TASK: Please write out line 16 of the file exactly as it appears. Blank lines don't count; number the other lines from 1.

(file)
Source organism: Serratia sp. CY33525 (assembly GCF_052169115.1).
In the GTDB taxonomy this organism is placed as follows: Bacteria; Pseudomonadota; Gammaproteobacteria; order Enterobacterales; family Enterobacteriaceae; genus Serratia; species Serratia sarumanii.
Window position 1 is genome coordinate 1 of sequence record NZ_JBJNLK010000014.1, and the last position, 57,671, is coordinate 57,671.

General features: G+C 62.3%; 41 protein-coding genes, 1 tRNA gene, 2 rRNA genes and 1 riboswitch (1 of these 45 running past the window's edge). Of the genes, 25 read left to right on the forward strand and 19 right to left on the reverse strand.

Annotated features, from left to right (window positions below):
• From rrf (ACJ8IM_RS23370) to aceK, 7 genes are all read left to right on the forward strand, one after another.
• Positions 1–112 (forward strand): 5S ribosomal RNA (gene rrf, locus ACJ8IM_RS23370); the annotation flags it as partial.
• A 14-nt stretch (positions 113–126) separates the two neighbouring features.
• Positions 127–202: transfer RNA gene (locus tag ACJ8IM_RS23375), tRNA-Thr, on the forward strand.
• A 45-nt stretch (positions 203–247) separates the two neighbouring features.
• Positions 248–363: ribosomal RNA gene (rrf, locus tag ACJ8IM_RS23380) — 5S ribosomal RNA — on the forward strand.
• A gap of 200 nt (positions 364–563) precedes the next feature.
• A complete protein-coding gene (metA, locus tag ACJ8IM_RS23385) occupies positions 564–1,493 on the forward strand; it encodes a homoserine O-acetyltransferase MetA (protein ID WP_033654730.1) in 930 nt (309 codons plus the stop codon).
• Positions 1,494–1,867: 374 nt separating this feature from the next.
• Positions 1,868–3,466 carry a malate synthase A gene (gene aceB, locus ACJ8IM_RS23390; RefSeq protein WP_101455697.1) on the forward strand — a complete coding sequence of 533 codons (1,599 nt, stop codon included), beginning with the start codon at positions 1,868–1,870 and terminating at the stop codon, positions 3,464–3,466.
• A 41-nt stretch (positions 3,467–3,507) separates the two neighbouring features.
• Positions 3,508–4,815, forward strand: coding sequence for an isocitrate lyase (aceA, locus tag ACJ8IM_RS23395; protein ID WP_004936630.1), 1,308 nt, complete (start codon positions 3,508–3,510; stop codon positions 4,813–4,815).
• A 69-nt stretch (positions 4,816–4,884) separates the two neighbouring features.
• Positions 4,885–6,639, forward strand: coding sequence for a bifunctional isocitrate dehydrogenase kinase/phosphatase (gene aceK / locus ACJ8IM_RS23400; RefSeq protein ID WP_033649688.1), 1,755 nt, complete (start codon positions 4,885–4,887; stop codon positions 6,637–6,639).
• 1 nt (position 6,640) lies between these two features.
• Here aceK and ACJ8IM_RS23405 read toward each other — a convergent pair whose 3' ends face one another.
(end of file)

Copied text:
• A 41-nt stretch (positions 3,467–3,507) separates the two neighbouring features.